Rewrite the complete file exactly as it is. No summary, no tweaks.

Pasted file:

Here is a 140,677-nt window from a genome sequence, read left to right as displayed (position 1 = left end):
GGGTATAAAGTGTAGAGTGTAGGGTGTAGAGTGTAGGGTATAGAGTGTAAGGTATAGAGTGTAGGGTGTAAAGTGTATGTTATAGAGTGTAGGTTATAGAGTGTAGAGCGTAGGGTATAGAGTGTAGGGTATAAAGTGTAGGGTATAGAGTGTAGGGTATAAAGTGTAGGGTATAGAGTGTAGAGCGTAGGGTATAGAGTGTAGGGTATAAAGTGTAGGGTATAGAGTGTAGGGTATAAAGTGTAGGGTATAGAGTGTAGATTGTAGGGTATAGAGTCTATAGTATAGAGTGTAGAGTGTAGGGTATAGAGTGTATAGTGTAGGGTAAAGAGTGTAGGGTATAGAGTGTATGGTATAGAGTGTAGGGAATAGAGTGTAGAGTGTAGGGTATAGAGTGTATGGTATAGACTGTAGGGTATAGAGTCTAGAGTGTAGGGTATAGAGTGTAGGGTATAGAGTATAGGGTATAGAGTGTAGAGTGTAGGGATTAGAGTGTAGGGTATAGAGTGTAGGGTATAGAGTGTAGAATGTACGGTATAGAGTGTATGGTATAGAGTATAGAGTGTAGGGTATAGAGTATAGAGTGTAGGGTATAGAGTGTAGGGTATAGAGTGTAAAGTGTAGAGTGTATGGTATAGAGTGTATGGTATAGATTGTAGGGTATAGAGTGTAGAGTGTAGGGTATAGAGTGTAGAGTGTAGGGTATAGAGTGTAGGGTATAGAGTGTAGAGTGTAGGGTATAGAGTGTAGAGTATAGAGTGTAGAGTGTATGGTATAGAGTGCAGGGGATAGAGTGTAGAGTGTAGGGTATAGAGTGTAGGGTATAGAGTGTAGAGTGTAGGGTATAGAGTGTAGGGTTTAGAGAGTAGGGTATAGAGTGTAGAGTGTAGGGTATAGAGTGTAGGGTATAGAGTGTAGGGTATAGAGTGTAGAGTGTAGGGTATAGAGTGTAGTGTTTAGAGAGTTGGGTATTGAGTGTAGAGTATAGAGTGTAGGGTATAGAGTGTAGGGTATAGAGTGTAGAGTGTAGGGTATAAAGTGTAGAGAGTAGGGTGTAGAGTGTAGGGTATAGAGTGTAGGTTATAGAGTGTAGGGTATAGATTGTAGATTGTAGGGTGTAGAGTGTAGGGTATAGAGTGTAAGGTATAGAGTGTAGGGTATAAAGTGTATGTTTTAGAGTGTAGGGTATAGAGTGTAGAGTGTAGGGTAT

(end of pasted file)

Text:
Here is a 140,677-nt window from a genome sequence, read left to right as displayed (position 1 = left end):
GGGTATAAAGTGTAGAGTGTAGGGTGTAGAGTGTAGGGTATAGAGTGTAAGGTATAGAGTGTAGGGTGTAAAGTGTATGTTATAGAGTGTAGGTTATAGAGTGTAGAGCGTAGGGTATAGAGTGTAGGGTATAAAGTGTAGGGTATAGAGTGTAGGGTATAAAGTGTAGGGTATAGAGTGTAGAGCGTAGGGTATAGAGTGTAGGGTATAAAGTGTAGGGTATAGAGTGTAGGGTATAAAGTGTAGGGTATAGAGTGTAGATTGTAGGGTATAGAGTCTATAGTATAGAGTGTAGAGTGTAGGGTATAGAGTGTATAGTGTAGGGTAAAGAGTGTAGGGTATAGAGTGTATGGTATAGAGTGTAGGGAATAGAGTGTAGAGTGTAGGGTATAGAGTGTATGGTATAGACTGTAGGGTATAGAGTCTAGAGTGTAGGGTATAGAGTGTAGGGTATAGAGTATAGGGTATAGAGTGTAGAGTGTAGGGATTAGAGTGTAGGGTATAGAGTGTAGGGTATAGAGTGTAGAATGTACGGTATAGAGTGTATGGTATAGAGTATAGAGTGTAGGGTATAGAGTATAGAGTGTAGGGTATAGAGTGTAGGGTATAGAGTGTAAAGTGTAGAGTGTATGGTATAGAGTGTATGGTATAGATTGTAGGGTATAGAGTGTAGAGTGTAGGGTATAGAGTGTAGAGTGTAGGGTATAGAGTGTAGGGTATAGAGTGTAGAGTGTAGGGTATAGAGTGTAGAGTATAGAGTGTAGAGTGTATGGTATAGAGTGCAGGGGATAGAGTGTAGAGTGTAGGGTATAGAGTGTAGGGTATAGAGTGTAGAGTGTAGGGTATAGAGTGTAGGGTTTAGAGAGTAGGGTATAGAGTGTAGAGTGTAGGGTATAGAGTGTAGGGTATAGAGTGTAGGGTATAGAGTGTAGAGTGTAGGGTATAGAGTGTAGTGTTTAGAGAGTTGGGTATTGAGTGTAGAGTATAGAGTGTAGGGTATAGAGTGTAGGGTATAGAGTGTAGAGTGTAGGGTATAAAGTGTAGAGAGTAGGGTGTAGAGTGTAGGGTATAGAGTGTAGGTTATAGAGTGTAGGGTATAGATTGTAGATTGTAGGGTGTAGAGTGTAGGGTATAGAGTGTAAGGTATAGAGTGTAGGGTATAAAGTGTATGTTTTAGAGTGTAGGGTATAGAGTGTAGAGTGTAGGGTAT